On my browser I have a folder marked “Further Investigation”.  In it are contained all the links from various sources, none of which I can remember (but which were probably sourced via twitter and facebook feeds)…

For what it’s worth – here’s ten things I meant to look into in more detail last month, but clearly never got round to….

(1)  the “green” alternative to pdf files – the wwf file.

As you’ll note – the basic idea is that you save your files in the “wwf” format, which is basically the same as a pdf, only can’t be printed.  Can it – I wonder – be snapshotted or snipped into other documents that can be printed?  And however much we try to create paperless classrooms, the base reality is that the photocopier calls the shots in any language school….  more thought required about how best to use this one!

More info here:  http://www.saveaswwf.com/en/

(2) British Citizenship Test – the guardian has a 24 question interactive quiz based on the current UK citizenship test.  Which I failed – having scored less than 75%.  In my defense I did get 17 out of 24, which isn’t too far off!  You can do the test (or suggest that learners planning to go the the UK try their hand) here:  http://www.guardian.co.uk/uk/blog/quiz/2011/oct/11/uk-citizenship-test-quiz.  The Guardian also has a discussion on what should be included in the test here:  http://www.guardian.co.uk/news/blog/2011/oct/12/uk-citizenship-test-what-changes.  Interesting questions for learners:  What would they put in a similar test for their country?

(3)  #ELTChat on facebook – I’ve known and taken part in #ELTChat on twitter for a while (and would recommend it to any other ELT tweeters) – but only found out about their facebook group yesterday:  http://www.facebook.com/groups/eltchat/

(4)  stich.it – spotted on Larry Ferlazzo: http://larryferlazzo.edublogs.org/2011/10/27/stich-it/.  Basically it seems to let you create a website slideshow of related (or not) links.  It could make bibliographies more interesting?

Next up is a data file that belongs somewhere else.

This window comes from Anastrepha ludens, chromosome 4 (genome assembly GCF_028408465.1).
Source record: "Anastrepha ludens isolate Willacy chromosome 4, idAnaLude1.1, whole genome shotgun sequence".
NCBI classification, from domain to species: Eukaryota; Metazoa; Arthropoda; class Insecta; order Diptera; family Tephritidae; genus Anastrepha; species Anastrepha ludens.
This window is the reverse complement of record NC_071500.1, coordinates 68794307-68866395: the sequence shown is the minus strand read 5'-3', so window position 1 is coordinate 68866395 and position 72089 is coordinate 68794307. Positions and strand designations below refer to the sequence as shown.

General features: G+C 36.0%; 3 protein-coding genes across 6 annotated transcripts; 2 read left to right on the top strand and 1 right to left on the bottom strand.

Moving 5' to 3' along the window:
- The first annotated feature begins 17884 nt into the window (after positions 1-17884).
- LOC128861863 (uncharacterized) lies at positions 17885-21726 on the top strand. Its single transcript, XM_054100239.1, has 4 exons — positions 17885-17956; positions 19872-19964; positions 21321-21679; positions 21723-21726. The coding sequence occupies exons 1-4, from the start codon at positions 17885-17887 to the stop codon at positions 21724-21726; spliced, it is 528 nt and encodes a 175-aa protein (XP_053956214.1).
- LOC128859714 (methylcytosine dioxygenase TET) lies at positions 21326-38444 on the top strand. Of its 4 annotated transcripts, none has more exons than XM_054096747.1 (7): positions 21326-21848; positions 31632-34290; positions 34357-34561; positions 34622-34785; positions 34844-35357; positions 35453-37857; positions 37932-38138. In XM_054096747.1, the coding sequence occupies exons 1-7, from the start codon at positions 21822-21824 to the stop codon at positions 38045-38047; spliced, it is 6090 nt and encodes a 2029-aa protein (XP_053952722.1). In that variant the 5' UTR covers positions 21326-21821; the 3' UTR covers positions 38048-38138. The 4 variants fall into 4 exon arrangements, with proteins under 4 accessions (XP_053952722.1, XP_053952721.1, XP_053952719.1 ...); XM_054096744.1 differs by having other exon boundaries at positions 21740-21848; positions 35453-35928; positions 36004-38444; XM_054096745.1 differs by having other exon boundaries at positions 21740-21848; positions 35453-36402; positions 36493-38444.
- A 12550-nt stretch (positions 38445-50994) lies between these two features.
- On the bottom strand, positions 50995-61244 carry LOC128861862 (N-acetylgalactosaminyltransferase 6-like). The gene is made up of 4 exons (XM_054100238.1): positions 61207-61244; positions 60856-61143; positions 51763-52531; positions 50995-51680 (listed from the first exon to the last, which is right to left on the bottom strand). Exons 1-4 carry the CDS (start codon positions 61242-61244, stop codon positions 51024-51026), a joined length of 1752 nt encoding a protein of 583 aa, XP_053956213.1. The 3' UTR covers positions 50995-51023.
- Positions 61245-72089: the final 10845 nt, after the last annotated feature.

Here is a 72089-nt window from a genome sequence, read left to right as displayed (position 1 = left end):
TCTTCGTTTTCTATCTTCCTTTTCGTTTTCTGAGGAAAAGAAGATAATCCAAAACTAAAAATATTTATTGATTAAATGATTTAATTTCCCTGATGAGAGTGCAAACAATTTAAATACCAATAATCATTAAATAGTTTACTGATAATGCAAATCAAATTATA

(5)  The Google Puzzle (also via larry ferlazzo, but on twitter @Larryferlazzo).  An intriguing puzzle conundrum that could quite easily keep me occupied for weeks!  I got as far as stage 4 before remembering I had work in the morning….   Not sure how to use it with a class, but then not everything has to be about the learners!

(6) Henrick Oprea’s “Cambridge Exams” scoop –  if you teach Cambridge exams you should keep an eye on this one!

(7)  If you ever wondered where things come from and where they end up  (for example – your recently deceased mobile phone) – you should check out the Story of Stuff.  They also have a you tube channel / account.  Possibly a little USA centric / greenvangelical – but definitely worth watching and will certainly provoke a response from the classroom!

(8)  There’s a Douglas Coupland illustrated “highly inappropriate tale” on the Guardian website.  It’s about a somewhat psychotic box of juice and his many misadventures.  (see image to the right).  The only idea for classroom use I have is that learners could sequence and caption the images, before comparing their ideas with the online original.  That said, teachers may want to look through the images first, and select accordingly.  It’s just something I thought might chime with the Jackass generation…

(9)  David Deubelbeiss has the “Top 5 Funniest videos about teaching English“.  Worth  a look!

(10)  The Acapela Text to Speech demo certainly has potential, though the necessarily robotic linking and intonation isn’t the best model available.  If you’re bored, why not make it sing Lady Gaga songs or recite Shakespearean sonnets?  I can’t remember where this came from originally, so apologies to whoever shared it (on twitter I think?) first.